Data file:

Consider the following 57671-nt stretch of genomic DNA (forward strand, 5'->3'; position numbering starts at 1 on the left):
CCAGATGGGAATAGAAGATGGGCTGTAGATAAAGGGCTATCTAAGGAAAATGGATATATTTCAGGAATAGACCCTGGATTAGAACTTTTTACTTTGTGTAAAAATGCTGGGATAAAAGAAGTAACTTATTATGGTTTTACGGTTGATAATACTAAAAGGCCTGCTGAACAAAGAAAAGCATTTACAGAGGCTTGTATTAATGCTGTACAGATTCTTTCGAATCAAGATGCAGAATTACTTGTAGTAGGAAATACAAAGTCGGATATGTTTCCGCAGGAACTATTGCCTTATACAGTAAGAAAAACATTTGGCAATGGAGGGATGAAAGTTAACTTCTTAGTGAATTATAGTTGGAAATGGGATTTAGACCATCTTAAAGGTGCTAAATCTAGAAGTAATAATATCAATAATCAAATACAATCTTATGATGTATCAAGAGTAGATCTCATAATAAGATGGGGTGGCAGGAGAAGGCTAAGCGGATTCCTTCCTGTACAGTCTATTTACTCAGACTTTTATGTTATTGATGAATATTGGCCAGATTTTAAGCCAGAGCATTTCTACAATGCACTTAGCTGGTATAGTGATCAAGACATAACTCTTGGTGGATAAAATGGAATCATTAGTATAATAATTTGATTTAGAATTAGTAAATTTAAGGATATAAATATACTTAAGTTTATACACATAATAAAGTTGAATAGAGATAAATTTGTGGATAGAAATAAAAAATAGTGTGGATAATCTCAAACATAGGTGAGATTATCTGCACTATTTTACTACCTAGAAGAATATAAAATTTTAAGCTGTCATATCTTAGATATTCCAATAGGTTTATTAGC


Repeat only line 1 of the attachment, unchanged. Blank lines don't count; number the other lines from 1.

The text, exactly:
Consider the following 57671-nt stretch of genomic DNA (forward strand, 5'->3'; position numbering starts at 1 on the left):